Japanese Say ‘No’ to Nuclear

USA Today reports that as many as 200,000 Japanese rallied against re-starting more nuclear power plants.

Led by Nobel-winning novelist Kenzaburo Oe, pop star Ryuichi Sakamoto and visual artist Yoshitomo Nara, the protesters expressed outrage over a report that blamed the Fukushima disaster on Japan’s culture of “reflexive obedience” and held no individuals responsible.

Japanese officials say that the needs of Japan’s economy require bringing more nuclear plants back online. Protesters want a phase-out of nuclear power. They also want accountability for the human role in the Fukushima disaster…

The demonstrators also said they were offended by a parliamentary investigation that blamed Japanese culture for the Fukushima disaster.

The report, released earlier this month, said, “Its fundamental causes are to be found in the ingrained conventions of Japanese culture — our reflexive obedience, our reluctance to question authority, our devotion to ‘sticking with the program,’ our groupism and our insularity.”

Midori Tanaka, a schoolteacher marching at the park, said the right people should face up to their mistakes.

“Things can never change if we blame culture. We need to get to the bottom of this,” she said.

Oe said blaming culture was a cop-out, adding that individuals — including the president of Tokyo Electric Power Co., the utility that operates Fukushima Dai-ichi — should be held responsible.

Imagine if it were harder for individuals to hide behind corporations. Is Japanese culture the problem, or is it the undermining of democracy by big money?

In the days after the tsunami, there was no immediate risk to the established powers. The Japanese people came together for rescue and relief. Now with the passing of time, the Japanese people are demanding to know why corruption and negligence went so far without people being named and held accountable.

3 thoughts on “Japanese Say ‘No’ to Nuclear

  1. Let’s see, Japan has a population of about 128,000,000, so if 200,000 people show up somewhere, and this number seems to be rather inflated, something less that 2 tenths of one percent protested. If the number is actually 100,000, as seems reasonable from reports, that number is one tenth of one percent. Japan is a nation blessed with great physical beauty, but unfortunately has almost no natural resources that can be used to generate electricity. Japan also has a rigorous climate with more cloudy days than not, and a rugged terrain and wind pattern that limits large scale wind energy. Geothermal resources are present but localized. This energy deficit is coupled with the fact that Japan is an industrial nation requiring very large amounts of reliable, 24/7 on demand electricity and a highly developed consumer base, These facts do not leave many options for the Japanese, and it was a need for energy that was one of the causes of Japan’s aggressions in Asia that led to World War II. A nation is responsible to its own population first and economic suicide is not a popular platform for survival. Japan previously imported huge quantities of coal, even LNG, and oil. It still needs the oil. The coal has been replaced by nuclear power. Nuclear power provides the required power a modern, energy deficient nation needs. Of course there are issues with any use of anything. However, camp fires will not provide the answer for the needs of a modern industrial society–besides, the trees are better left where they grow.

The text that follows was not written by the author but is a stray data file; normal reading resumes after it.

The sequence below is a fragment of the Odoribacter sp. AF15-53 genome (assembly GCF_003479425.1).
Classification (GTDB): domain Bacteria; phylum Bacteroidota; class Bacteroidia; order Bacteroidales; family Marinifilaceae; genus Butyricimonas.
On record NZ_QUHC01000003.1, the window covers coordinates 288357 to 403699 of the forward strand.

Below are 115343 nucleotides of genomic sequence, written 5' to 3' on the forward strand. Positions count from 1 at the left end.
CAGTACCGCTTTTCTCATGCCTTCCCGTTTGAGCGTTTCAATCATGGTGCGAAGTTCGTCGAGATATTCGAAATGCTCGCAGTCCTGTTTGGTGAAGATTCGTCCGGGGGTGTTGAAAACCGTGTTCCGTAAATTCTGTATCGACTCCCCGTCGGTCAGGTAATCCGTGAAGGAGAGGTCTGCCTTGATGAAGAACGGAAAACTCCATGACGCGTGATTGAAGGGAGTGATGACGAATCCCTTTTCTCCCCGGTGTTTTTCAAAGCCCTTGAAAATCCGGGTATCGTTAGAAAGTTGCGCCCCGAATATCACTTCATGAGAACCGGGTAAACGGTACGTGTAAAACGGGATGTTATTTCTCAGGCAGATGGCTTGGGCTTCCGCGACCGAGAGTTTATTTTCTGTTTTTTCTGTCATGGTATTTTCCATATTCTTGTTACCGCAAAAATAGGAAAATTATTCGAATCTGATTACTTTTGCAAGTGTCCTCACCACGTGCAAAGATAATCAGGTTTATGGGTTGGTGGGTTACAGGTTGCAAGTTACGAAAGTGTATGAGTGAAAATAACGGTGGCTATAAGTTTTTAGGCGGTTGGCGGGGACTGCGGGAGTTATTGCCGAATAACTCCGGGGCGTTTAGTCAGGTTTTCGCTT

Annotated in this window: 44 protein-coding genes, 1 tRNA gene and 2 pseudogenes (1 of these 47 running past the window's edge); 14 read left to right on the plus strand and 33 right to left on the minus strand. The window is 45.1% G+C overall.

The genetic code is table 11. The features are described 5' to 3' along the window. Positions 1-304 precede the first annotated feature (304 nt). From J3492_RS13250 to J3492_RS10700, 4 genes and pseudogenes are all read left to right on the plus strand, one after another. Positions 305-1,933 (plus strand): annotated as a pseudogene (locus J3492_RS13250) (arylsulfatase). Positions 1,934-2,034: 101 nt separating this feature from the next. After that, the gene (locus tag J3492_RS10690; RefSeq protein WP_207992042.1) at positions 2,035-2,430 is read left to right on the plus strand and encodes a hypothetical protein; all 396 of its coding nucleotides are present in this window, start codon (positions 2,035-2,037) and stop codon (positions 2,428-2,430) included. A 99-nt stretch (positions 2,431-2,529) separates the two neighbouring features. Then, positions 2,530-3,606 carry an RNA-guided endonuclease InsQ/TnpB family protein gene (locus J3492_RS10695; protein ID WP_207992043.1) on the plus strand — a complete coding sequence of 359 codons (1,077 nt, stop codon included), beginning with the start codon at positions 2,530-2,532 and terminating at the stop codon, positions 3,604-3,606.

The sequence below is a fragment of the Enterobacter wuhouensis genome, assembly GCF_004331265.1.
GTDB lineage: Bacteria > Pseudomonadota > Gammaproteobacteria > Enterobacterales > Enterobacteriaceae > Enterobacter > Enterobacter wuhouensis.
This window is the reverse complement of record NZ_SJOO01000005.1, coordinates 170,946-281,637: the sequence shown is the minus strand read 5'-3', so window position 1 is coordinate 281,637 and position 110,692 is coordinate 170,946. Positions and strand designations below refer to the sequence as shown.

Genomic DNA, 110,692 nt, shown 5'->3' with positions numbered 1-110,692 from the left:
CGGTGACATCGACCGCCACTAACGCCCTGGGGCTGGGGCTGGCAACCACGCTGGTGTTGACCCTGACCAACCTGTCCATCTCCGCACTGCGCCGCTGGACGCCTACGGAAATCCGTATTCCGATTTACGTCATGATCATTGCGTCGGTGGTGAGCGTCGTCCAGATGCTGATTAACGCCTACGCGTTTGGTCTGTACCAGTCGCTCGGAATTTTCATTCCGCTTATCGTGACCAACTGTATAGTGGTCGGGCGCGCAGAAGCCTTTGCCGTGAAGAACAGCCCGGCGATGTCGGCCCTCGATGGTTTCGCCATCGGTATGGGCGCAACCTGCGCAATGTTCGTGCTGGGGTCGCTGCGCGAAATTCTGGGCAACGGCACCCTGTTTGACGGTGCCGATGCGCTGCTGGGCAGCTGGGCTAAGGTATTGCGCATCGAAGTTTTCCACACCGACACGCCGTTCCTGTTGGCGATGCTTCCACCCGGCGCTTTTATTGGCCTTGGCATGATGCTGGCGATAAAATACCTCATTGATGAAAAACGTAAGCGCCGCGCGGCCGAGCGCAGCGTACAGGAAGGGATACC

2. I don’t know the solution to Japan’s energy needs but I know it is not easy. But this article is about accountability for errors and it seems blaming it on the culture is a cop-out just as it would be for someone caught on medicaid or welfare fraud to avoid consequences by blaming it on the culture (of greed.) I had thought Japanese executives traditionally commit suicide when they foul up big time, but it sounds they have become westernized and avoid responibility like our bankers, gulf oil regulators etc etc.

  3. Part of the problem with Fukushima and many nuclear plants is that they didn’t do any due diligence. For example, when I worked for the RI SOS we needed redundant power. I went out and got data on the flood patterns of the West River, the costs, benefits and failure modes of diesel, natural gas, etc. It’s why the generator there is on an 18″ platform. If the water comes up it is a rare event for it to rise more than that.

    Of course it wouldn’t survive a tsunami – and we did have serious data redundancy when it came to voter data and other data. We did a monthly offsite disk too.

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